I spent Thanksgiving in a house filled with friends. I was warm on the coldest Thanksgiving Day in 27 years. I was well-fed. I was welcomed into a family not my own by nature, but made mine by nurture.
Yet I was sad and lonely. I felt the pressing weight of all the perceived failures of my life. I felt I’d let myself down, let everyone else down. I missed my folks and my siblings. In short, I had worked up a whole mess of self-pity. It sat like a lump of congealed stuffing in my throat. I had trouble breathing around it.
Putting it into words like this just points out the stark contrast between my objective reality and my emotional reality. After returning home that night, I reflected on this dichotomy, and gave myself a stern talking-to. When I awoke on Black Friday, I was determined to shift my emotional reality by taking a firm hold on my thoughts. I resolved to be grateful – to put into practice the thanksgiving for which the previous day’s holiday was named.
It went pretty well, for a while. I worked, then went back to the home of my friends. This time I relaxed into the warmth of their family and the love they shared with me. Hugs and laughter filled my evening. I was truly infused with gratitude.
When I returned home, there was no heat in my apartment.
After an uncomfortable and essentially sleepless night, I went to work. And promptly gave myself a fat lip in an altercation with a milk crate. My feet hurt. I couldn’t find my earmuffs. The “Check engine soon” light came on in my car. And I got a notice from the bank that my checking account was empty.
“I defy ANYONE to focus on gratitude in these circumstances,” I shouted in my head while driving. I shook a mental fist at the sky.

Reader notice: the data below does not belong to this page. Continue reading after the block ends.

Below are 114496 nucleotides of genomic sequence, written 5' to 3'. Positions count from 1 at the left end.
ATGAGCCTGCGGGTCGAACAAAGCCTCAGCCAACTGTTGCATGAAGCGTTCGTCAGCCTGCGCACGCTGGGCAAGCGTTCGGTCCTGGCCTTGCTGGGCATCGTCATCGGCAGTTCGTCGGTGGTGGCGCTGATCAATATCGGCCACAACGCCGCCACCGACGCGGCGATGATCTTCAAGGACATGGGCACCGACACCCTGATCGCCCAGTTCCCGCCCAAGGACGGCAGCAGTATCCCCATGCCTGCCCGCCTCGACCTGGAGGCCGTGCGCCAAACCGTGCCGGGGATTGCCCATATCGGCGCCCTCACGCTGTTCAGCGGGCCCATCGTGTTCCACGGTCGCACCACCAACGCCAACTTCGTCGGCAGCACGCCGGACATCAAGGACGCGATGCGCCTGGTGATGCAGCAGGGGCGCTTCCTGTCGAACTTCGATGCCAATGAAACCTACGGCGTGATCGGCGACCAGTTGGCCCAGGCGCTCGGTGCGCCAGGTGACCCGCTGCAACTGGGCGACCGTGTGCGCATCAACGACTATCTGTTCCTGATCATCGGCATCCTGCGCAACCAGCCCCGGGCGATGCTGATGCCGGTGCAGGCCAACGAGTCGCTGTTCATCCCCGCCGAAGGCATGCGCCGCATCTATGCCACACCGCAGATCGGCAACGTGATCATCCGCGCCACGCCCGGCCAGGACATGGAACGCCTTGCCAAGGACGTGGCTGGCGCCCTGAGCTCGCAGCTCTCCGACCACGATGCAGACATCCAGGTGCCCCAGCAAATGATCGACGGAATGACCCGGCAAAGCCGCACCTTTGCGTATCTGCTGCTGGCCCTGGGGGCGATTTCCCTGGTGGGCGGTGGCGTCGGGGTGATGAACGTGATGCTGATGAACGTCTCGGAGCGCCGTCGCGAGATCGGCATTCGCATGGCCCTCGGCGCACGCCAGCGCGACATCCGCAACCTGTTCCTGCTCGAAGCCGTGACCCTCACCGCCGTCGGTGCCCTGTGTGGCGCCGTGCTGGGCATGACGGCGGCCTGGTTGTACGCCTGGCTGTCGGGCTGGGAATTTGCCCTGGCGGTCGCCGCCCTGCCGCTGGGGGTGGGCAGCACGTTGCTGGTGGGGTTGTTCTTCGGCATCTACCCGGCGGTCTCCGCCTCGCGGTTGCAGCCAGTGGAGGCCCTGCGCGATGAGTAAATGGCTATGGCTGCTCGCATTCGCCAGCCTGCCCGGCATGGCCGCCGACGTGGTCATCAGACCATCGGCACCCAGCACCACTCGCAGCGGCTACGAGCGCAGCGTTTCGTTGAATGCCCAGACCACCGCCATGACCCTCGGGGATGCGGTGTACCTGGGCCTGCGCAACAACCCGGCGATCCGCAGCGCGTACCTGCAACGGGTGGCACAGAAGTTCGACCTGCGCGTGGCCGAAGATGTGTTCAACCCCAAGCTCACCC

The universe definitely has a twisted sense of humor. Or perhaps it isn’t humor so much as a type of tough love. “You say you’re committed to gratitude,” it asks? “Let’s see how committed.” In the face of this test, I looked for inner resources or wisdom to help me through. I found none. So I did what has often worked for me in the past – I went and stood in front of my bookcase, wondering if anything there could arrest my downward spiral.
I reached out and my hand came back holding a book I’ve owned for years. One I’d tried reading on several occasions but found lacking. I opened to a random page and read the heading: “Step 7: Remember What You Love”. Those four words struck me the way a deep, sonic thunderclap does during an electrical storm; I felt it boom in my chest. Intuitively, I knew that this was important.
Further down the page, the following passage leaped out at me:
The most important part of naming what you love…is that you return to self. You develop the habit of remembering your Spirit, and you stay more true to it.
In this blog, and in my daily life, I try to stay positive, to marshall my thinking in order to prevent a slide into anxiety and depression. I’ve alluded to the fact that things have not gone as I hoped since I moved here, and sometimes I’ve bemoaned how hard it has been. I’m sure many of you have picked up on the truth I’ve danced around: this year has been among the hardest and loneliest of my life. (Not only these things, not unredeemed by beauty, but pretty darn hard.)
I’ve tried to always end on an up-note – both for my own benefit and to protect those who love me from concern for my well-being. In order to avoid giving in to despair, I’ve closed myself off from things that gave me joy in the past, as if shutting down until I’ve “settled in” is a proactive choice. Neither of these choices has been authentic. Life doesn’t always end on an up note, and avoidance is rarely genuinely proactive.
The holidays are a perfect example of what I’ve been doing on so many fronts. Last year, I announced that I was going to pretend that Christmas (my life-long favorite holiday and season) just wasn’t happening. I ignored it. I avoided holiday music; I didn’t have a television so I was spared seeing any holiday movies or specials; I bought no gifts and exchanged very few merry greetings. Christmas came and went in the midst of an unremittingly cold season – like Narnia in the grip of the White Witch, in my heart it was always winter but never Christmas.